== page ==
Collections: Lisa Urkevich - The EVIA Digital Archive Project

Arabian Peninsula Music, with performers of Kuwait, Bahrain, Saudi Arabia, and the United Arab Emirates (2004-2006)

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Bin Hussein Sea Band of Kuwait playing the Ihalla water jugs, 2006. Image © Lisa Urkevich.

This collection is comprised of live performances, often with dance, of male musicians from Kuwait, southern Iraq, Saudi Arabia, Bahrain, Qatar, and the United Arab Emirates (U.A.E.). The video was filmed in Kuwait, Bahrain, and in various areas of the city of Dubai. Featured is traditional or folk music whose roots date back centuries; however, this music is also quite popular today and still part of daily lives in the Gulf and Saudi Arabia. Many of the genres present are indigenous to the Gulf, but others are more common to Saudi Arabia and are simply being performed in a Gulf venue.

Saudi Arabia and her Arabian (Persian) Gulf neighbors have a unique music tradition reflective of environmental surroundings and the lives of desert settlers, nomadic Bedouin, dynamic coastal peoples, and the many foreign travelers who passed through the land on Islamic pilgrimage or as part of the mercantile community. Work songs have played an important role among seamen, pearl divers, shippers, cameleers, weavers, and those involved in other domestic tasks. The performance of sung poetry, sometimes accompanied by the ūd (lute) or rabābah (bowed chordophone) is also a significant regional tradition, one that has been crucial in the preservation of oral history. And chamber genres like ṣawt still flourish in many Gulf and other Peninsula urban areas where they maintain an intimate parlor quality of the quasi-gentry, or have been modified into a robust form of the sea community.

By far the most popular and frequently seen traditional music in the region is collective group singing. Large crowds of men and women will gather at night, usually segregated although there are exceptions, and joyously talk, sing and dance. Such a musical evening, which can be part of a specific event or celebration or perhaps a weekly family or community practice, is generically known as a sāmra or sāmer. Different communities will have different types of music or performance rituals at their sāmra. Sāmra that are more structured or have prescribed pieces will often have a specific designator, for instance, the classification "fidjeri" is used for a musical party that features the performance of sea music suites.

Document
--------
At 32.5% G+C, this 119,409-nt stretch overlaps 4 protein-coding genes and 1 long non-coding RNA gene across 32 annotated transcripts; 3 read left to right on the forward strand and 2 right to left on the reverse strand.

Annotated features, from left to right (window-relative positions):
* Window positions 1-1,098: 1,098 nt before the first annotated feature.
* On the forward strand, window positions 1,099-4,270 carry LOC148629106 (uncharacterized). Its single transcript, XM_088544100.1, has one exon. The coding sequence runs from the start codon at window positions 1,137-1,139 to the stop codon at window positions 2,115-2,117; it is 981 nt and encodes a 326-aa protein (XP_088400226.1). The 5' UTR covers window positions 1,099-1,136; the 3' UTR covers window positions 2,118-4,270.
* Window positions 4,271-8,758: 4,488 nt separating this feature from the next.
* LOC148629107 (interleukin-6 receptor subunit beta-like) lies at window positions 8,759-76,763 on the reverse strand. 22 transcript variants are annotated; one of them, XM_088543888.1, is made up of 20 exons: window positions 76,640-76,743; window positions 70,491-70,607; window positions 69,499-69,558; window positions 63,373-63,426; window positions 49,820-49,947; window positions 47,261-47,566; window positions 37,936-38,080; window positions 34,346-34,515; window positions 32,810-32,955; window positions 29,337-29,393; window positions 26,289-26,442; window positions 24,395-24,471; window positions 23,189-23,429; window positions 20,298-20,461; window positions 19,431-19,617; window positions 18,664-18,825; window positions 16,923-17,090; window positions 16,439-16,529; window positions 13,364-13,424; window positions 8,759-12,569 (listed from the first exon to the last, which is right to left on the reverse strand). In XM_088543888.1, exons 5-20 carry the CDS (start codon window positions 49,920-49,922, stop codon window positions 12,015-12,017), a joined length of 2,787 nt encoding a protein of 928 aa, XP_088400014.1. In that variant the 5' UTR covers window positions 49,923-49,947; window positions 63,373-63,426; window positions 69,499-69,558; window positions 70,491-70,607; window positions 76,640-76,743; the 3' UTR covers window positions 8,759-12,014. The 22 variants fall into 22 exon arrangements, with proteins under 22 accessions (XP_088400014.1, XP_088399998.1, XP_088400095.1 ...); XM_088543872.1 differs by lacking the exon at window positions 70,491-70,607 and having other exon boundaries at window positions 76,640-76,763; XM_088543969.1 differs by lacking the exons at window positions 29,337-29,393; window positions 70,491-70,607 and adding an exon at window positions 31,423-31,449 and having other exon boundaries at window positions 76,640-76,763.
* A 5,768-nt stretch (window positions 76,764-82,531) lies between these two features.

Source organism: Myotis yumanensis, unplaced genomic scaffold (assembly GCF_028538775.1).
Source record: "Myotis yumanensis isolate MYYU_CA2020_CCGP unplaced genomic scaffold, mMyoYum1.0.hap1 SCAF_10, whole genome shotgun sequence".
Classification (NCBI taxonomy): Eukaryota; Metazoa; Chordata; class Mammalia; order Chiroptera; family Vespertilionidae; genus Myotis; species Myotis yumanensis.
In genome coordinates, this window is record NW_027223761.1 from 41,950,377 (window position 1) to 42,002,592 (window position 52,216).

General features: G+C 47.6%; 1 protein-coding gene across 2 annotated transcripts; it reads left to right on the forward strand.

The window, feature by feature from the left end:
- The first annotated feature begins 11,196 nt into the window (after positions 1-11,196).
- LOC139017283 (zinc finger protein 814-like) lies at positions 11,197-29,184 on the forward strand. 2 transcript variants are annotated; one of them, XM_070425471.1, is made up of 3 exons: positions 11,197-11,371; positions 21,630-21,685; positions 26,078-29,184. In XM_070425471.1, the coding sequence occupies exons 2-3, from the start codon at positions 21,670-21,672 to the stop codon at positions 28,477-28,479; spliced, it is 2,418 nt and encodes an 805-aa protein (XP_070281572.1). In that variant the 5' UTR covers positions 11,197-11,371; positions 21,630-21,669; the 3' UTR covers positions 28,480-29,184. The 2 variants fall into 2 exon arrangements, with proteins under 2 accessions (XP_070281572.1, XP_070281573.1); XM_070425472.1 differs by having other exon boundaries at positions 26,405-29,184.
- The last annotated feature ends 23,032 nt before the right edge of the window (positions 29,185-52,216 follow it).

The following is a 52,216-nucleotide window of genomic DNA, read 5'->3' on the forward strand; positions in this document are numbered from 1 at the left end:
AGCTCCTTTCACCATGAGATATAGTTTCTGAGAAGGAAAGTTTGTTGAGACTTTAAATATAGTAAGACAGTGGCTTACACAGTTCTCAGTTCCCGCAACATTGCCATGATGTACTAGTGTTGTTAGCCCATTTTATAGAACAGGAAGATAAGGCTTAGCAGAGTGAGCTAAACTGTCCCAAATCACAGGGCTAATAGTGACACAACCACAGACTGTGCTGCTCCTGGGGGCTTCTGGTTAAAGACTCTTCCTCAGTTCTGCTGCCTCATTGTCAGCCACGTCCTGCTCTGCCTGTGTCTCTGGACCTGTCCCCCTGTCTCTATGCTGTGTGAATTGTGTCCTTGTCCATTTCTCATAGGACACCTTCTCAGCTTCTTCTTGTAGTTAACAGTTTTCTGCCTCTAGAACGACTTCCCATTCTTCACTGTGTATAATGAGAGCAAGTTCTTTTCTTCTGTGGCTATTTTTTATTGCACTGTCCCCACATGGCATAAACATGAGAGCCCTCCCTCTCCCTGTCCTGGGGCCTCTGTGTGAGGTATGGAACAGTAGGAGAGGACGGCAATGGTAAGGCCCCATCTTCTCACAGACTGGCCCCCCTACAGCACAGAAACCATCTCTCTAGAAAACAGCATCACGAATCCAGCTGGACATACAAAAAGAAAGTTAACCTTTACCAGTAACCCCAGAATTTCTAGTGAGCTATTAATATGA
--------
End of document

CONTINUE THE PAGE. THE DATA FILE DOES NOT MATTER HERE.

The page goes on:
The musical examples in this collection include work songs and some chamber music, but a great deal of the video is taken from collective-singing performances that include set genres or suites (like fidjeri) as well as generic "party" sāmra. All the compositions presented are rooted in the three main categories of Arabian Gulf traditional music: desert, sea, and urban. Desert music heritage comes from the Najd of central Saudi Arabia, sea songs stem from the work environment of the Arabian Gulf, and urban songs are ūd based and often influenced by the cultural interactions of port cities. The coexistence of the three main categories, sometimes all seen during one musical event, is understandable, as there is such diversity in Gulf communities. For instance, Kuwait City is an urban area so one would find urban traditional music with more complex maqam based material; but it is also an important port of the Arabian sea, so songs and forms of the pearl divers and sea merchants are familiar, and a great deal of the population of Kuwait, including the royal family, hails from central Saudi Arabia, so Kuwait also has a strong desert music tradition.

This collection is currently in production and is not yet available to the public.

Image © Lisa Urkevich

Lisa Urkevich, PhD, is an Associate Professor of Musicology/Ethnomusicology and Director of the Arabian Heritage Project and at the American University of Kuwait (AUK). She has lived in and undertaken research in Saudi Arabia and the Gulf States for over a decade. From 2003-2005, she was a senior Fulbright scholar in Kuwait, which contributed to her earlier work in Saudi Arabia where, for four years, she lived and did research in various areas of the Kingdom, from the central Najd region, to the western Hijaz, and the southern Asir near the Yemen border. Before coming to Kuwait, Dr. Urkevich was a professor at Boston University; she has also taught at Bucknell University, the University of Maryland, and Millersville University. She has four degrees in music, including a PhD from the University of Maryland. At AUK she teaches specialized Arabian music courses, including study abroad classes held in Saudi Arabia, and she developed and directs the Arabian Heritage Project, a popular center that fosters research, archiving, and outreach pertaining to the folk and artistic culture of the Arabian Peninsula. She is the author of articles on the music of Saudi Arabia and the Gulf, and is currently completing a book on the music of Kuwait and penning a comprehensive manuscript on the music of greater Arabia.

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